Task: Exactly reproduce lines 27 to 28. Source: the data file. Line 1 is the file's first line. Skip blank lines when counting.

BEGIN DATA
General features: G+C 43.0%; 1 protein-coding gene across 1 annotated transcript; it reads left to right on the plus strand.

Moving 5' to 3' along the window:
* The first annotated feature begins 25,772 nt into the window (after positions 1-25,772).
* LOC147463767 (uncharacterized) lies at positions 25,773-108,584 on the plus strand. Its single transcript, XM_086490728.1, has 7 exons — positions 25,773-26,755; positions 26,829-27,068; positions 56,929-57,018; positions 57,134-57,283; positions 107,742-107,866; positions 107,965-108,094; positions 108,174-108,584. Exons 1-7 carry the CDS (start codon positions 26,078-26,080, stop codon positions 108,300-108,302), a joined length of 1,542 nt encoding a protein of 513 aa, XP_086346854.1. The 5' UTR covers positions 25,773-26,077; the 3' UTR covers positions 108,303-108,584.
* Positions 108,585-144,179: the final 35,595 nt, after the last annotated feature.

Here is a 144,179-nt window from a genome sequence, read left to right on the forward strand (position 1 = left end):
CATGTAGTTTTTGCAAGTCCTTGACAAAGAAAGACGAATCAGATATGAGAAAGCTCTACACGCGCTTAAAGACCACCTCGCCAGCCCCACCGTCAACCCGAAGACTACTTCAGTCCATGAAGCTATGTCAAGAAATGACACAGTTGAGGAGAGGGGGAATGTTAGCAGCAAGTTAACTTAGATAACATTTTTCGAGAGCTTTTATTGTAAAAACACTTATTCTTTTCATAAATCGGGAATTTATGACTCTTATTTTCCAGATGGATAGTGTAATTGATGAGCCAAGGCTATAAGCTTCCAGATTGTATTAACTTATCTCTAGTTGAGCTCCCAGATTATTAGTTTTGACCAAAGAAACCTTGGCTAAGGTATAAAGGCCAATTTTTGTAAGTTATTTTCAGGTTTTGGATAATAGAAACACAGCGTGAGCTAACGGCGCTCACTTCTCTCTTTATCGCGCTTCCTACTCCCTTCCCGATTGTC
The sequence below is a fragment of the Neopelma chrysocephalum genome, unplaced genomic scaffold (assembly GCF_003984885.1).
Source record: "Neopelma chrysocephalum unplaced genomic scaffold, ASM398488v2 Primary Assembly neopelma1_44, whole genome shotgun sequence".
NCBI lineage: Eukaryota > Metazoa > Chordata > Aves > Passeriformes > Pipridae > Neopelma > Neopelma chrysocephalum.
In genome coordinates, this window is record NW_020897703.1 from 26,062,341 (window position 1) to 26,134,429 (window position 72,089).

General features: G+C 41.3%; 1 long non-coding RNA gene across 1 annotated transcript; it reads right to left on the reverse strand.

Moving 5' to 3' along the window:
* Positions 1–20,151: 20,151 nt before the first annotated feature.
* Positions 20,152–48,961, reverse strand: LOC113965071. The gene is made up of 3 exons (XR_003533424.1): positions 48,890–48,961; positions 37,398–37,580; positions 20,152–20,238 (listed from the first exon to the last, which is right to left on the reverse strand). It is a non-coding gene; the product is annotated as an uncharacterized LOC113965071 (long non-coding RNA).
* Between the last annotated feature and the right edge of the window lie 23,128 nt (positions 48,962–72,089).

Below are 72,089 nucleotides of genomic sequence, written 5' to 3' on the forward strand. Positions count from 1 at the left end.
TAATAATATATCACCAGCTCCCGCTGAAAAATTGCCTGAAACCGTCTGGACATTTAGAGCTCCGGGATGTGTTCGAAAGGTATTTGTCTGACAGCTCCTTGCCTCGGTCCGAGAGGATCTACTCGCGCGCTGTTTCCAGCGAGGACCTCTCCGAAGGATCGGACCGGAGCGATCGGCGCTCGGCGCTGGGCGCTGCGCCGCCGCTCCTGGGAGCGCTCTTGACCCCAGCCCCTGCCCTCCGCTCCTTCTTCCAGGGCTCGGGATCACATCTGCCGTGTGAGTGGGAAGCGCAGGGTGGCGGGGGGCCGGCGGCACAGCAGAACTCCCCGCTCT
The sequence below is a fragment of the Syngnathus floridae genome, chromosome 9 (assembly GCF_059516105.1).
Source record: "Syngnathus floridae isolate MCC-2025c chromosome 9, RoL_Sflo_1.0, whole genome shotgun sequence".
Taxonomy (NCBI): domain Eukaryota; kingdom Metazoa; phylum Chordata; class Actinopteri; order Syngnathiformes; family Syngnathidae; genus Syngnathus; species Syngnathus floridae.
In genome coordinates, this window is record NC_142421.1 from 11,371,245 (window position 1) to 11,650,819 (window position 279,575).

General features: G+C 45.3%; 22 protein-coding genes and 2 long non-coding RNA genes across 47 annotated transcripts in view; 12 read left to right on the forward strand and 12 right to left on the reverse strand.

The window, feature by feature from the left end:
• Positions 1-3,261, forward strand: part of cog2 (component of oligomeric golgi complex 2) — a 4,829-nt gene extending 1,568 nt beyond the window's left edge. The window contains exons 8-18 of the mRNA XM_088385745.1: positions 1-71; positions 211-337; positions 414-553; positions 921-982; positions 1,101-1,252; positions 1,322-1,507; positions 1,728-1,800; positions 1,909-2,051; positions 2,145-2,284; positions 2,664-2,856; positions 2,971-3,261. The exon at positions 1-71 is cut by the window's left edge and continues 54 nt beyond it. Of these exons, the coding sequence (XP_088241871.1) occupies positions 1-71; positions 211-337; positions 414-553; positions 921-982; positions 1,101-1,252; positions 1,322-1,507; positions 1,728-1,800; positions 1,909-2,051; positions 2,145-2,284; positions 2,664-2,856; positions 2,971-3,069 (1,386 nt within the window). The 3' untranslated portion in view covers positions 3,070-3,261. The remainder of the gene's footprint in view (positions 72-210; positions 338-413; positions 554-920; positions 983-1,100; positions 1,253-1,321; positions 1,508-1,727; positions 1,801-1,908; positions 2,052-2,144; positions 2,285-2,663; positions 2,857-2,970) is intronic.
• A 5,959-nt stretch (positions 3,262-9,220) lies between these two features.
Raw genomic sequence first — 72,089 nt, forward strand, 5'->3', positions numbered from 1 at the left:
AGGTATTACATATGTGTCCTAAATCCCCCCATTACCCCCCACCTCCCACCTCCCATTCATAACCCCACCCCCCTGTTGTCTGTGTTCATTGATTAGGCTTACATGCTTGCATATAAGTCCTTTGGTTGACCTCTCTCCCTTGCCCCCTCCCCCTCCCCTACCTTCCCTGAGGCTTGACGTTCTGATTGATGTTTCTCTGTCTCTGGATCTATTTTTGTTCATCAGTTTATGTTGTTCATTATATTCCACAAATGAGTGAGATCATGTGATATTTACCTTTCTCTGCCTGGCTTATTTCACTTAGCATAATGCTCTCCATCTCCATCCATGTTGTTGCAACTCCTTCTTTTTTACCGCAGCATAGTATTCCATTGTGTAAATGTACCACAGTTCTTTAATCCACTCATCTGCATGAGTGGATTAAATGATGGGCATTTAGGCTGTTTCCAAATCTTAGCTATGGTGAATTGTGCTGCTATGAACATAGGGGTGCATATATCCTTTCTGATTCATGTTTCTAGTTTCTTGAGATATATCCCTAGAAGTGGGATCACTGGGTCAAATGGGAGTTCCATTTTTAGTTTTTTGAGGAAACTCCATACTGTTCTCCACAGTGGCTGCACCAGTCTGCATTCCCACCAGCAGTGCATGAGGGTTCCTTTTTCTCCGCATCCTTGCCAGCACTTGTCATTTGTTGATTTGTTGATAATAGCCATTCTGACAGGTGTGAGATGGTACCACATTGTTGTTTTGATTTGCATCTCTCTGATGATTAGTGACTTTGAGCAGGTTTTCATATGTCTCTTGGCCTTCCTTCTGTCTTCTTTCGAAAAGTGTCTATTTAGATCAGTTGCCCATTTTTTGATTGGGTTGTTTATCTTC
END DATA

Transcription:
Raw genomic sequence first — 72,089 nt, forward strand, 5'->3', positions numbered from 1 at the left:
AGGTATTACATATGTGTCCTAAATCCCCCCATTACCCCCCACCTCCCACCTCCCATTCATAACCCCACCCCCCTGTTGTCTGTGTTCATTGATTAGGCTTACATGCTTGCATATAAGTCCTTTGGTTGACCTCTCTCCCTTGCCCCCTCCCCCTCCCCTACCTTCCCTGAGGCTTGACGTTCTGATTGATGTTTCTCTGTCTCTGGATCTATTTTTGTTCATCAGTTTATGTTGTTCATTATATTCCACAAATGAGTGAGATCATGTGATATTTACCTTTCTCTGCCTGGCTTATTTCACTTAGCATAATGCTCTCCATCTCCATCCATGTTGTTGCAACTCCTTCTTTTTTACCGCAGCATAGTATTCCATTGTGTAAATGTACCACAGTTCTTTAATCCACTCATCTGCATGAGTGGATTAAATGATGGGCATTTAGGCTGTTTCCAAATCTTAGCTATGGTGAATTGTGCTGCTATGAACATAGGGGTGCATATATCCTTTCTGATTCATGTTTCTAGTTTCTTGAGATATATCCCTAGAAGTGGGATCACTGGGTCAAATGGGAGTTCCATTTTTAGTTTTTTGAGGAAACTCCATACTGTTCTCCACAGTGGCTGCACCAGTCTGCATTCCCACCAGCAGTGCATGAGGGTTCCTTTTTCTCCGCATCCTTGCCAGCACTTGTCATTTGTTGATTTGTTGATAATAGCCATTCTGACAGGTGTGAGATGGTACCACATTGTTGTTTTGATTTGCATCTCTCTGATGATTAGTGACTTTGAGCAGGTTTTCATATGTCTCTTGGCCTTCCTTCTGTCTTCTTTCGAAAAGTGTCTATTTAGATCAGTTGCCCATTTTTTGATTGGGTTGTTTATCTTC